For those interested in participating in the financial markets, you have two options: investing and trading. As an investor, you’ll likely be putting in larger amounts of money and letting them sit long enough to earn even bigger returns. As a trader, however, you’ll put in smaller amounts, sometimes on a daily basis, and take advantage of every rise and drop in the market to earn smaller but more frequent returns.
So basically, each option either investing or trading can yield good profits — the choice just depends on whether you prefer to shell out more and wait longer, but earn bigger, or shell out less without too much waiting, but earn smaller amounts more frequently.
The goal in investing is to build wealth gradually over a period of years or even decades, typically for retirement purposes. Some investors grow their initial investments through compounding or reinvesting to earn much higher profits. Daily losses tend to be disregarded, focusing more on long-term growth. Investing is not by any means a get-rich-quick scheme, but rather a consistent way of growing your wealth over a period of time. Interesting news about investing is that you don’t need to have a lot of money to get started.
One of the most common forms of investing is stock purchasing. Most experts believe the stock market is the best place to grow your money. When you purchase stocks, you buy shares of a company that is listed in the stock market, and you become a partial owner of that company. Its success means your shares will increase in price. So it’s up to you how long you’re going to hold those shares based on how they perform, and if you’re going to buy more for better profits. Your small sums of money can be turned into a fortune if you select the right investments.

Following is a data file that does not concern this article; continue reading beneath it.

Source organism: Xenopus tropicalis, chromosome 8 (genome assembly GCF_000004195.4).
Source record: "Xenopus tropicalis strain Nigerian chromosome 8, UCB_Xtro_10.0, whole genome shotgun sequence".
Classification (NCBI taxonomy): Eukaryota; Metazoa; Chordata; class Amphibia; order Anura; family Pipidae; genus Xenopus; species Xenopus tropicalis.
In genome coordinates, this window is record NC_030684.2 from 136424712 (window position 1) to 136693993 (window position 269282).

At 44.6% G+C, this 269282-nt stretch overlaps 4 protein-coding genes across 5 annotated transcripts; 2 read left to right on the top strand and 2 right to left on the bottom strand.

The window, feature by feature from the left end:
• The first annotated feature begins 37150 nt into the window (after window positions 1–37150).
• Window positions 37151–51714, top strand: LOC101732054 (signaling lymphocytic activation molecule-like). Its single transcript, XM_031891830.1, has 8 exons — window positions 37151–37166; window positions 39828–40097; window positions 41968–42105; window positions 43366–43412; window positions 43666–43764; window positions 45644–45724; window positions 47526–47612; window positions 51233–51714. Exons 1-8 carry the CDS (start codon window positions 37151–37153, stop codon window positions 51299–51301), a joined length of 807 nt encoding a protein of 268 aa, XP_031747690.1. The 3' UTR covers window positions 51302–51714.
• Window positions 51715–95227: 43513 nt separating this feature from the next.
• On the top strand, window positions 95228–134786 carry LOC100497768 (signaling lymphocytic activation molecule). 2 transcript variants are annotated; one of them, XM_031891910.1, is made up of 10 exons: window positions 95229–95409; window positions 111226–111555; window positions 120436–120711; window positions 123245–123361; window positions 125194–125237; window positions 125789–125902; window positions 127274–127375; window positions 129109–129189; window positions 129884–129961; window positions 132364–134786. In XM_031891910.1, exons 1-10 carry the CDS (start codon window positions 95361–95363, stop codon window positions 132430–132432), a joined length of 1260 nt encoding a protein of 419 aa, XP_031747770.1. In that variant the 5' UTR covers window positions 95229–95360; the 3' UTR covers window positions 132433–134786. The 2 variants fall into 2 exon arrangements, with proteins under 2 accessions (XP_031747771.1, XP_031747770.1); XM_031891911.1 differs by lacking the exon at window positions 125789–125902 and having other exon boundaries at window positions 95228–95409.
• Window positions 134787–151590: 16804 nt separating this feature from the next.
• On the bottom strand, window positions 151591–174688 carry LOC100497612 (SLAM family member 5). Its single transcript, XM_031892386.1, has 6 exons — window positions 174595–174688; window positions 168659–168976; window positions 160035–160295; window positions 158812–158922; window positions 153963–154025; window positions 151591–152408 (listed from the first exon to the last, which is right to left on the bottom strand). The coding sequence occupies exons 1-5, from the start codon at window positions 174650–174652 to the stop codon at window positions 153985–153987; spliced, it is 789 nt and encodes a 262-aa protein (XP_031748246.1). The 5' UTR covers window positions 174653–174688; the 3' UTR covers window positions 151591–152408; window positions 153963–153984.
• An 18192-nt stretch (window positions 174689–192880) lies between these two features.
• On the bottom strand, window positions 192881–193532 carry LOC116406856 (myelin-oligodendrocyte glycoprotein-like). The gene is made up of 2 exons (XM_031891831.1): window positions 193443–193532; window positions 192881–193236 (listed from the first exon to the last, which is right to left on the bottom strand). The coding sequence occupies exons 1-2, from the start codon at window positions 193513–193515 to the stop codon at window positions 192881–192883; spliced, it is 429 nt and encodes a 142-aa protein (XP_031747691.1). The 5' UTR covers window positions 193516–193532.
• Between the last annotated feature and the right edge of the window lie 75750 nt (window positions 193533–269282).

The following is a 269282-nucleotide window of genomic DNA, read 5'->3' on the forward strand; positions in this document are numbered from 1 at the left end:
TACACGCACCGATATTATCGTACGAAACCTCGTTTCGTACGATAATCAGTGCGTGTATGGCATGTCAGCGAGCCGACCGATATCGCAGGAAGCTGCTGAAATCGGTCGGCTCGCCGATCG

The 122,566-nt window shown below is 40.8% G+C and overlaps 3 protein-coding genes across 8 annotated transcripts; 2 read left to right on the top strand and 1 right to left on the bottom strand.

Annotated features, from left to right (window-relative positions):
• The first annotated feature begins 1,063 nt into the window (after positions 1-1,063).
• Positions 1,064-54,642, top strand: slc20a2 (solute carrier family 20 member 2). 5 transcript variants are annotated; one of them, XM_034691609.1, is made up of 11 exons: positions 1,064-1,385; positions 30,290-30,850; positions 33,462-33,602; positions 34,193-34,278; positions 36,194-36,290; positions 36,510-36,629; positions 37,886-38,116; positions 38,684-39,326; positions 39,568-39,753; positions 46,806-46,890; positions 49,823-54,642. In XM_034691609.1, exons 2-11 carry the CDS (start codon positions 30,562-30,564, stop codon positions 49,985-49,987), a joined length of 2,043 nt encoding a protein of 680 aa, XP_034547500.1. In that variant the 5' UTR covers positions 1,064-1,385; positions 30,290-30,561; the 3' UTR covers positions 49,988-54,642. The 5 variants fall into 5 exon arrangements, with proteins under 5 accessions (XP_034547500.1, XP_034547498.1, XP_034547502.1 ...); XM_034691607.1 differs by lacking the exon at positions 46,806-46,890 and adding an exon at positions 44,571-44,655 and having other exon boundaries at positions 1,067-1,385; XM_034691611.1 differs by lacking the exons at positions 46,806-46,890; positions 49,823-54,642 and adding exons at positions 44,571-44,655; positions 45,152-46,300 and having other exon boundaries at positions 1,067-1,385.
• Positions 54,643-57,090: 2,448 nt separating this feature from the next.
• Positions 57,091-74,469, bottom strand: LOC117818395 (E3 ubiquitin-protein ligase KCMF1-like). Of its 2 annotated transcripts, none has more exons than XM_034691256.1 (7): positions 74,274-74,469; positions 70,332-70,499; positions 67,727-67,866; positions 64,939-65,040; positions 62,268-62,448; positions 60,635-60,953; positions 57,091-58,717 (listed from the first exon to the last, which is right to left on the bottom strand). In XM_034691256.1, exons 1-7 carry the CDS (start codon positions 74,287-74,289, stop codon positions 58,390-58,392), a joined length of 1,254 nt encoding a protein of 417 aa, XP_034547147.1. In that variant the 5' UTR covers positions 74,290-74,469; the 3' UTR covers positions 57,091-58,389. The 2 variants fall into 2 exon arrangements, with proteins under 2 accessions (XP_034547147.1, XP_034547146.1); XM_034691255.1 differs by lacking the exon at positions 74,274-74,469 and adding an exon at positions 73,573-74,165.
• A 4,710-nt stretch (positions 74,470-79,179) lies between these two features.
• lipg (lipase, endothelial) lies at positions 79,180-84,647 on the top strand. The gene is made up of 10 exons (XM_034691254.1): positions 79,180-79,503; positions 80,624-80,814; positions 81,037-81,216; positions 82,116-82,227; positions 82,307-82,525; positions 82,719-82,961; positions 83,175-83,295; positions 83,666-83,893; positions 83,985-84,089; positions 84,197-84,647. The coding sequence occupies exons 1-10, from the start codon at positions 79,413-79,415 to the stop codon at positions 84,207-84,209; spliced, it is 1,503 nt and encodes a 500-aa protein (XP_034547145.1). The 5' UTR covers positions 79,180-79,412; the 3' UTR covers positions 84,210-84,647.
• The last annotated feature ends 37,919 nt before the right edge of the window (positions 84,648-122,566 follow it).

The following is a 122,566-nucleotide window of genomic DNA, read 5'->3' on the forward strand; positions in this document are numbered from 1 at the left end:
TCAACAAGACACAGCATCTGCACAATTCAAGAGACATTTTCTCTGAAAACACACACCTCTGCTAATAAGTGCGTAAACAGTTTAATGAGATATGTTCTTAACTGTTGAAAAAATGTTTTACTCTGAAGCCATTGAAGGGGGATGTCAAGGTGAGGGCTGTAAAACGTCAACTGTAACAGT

Mutual funds are another common instrument for investing, where your money is pooled with that of other investors and managed professionally by fund managers. They invest the fund in stocks, bonds, or short-term debt for you. If you’re overwhelmed by the stock market, mutual funds can be a good place to start and learn the ropes of investing. The Balance recommends looking for an experienced and disciplined team of fund managers to ensure smoother transactions and less stress.
If investing’s aim is to buy and hold, trading’s goal is to maximize returns within a shorter timeframe. Traders tend to have more time to monitor every change in the market. So instead of waiting to earn, say, a 10% return at the end of the year like investors typically would, their goal is to earn 15% at the end of the day. But do consider the difference in the actual amount of capital, as traders tend to use smaller amounts.
A popular way to trade is with foreign currency pairs. FXCM points out that forex is similar to stocks in that you can trade currencies based on your own projections for their value. But unlike stocks, you can trade up or down based on this prediction very easily, given the sheer size of the market. You can buy currencies you think will increase in value, or sell off currencies that look like they’re about to devaluate.
Commodities serve as another common trading instrument but require more specialized knowledge as they may have a higher risk compared to other popular investments. Forbes Advisor states that the four main commodities are energy, metals, agriculture, and livestock. The prices for these commodities constantly shift based on the supply and demand changes in single and global economies. If the supply is lower, demand and prices go higher; and vice versa.
At the end of the day, neither investing nor trading can be considered better than the other. Each one has its pros and cons that you have to study carefully before choosing which option works best for you. Either way, the returns are definitely worth it; so don’t let your money just sit in your savings. Growing it much faster in any way you can is still the wisest decision.
Regina Adams is a stock trader by day, contributing writer by night, and a full-time mother to a 4-year-old. She has a knack for predicting financial markets.
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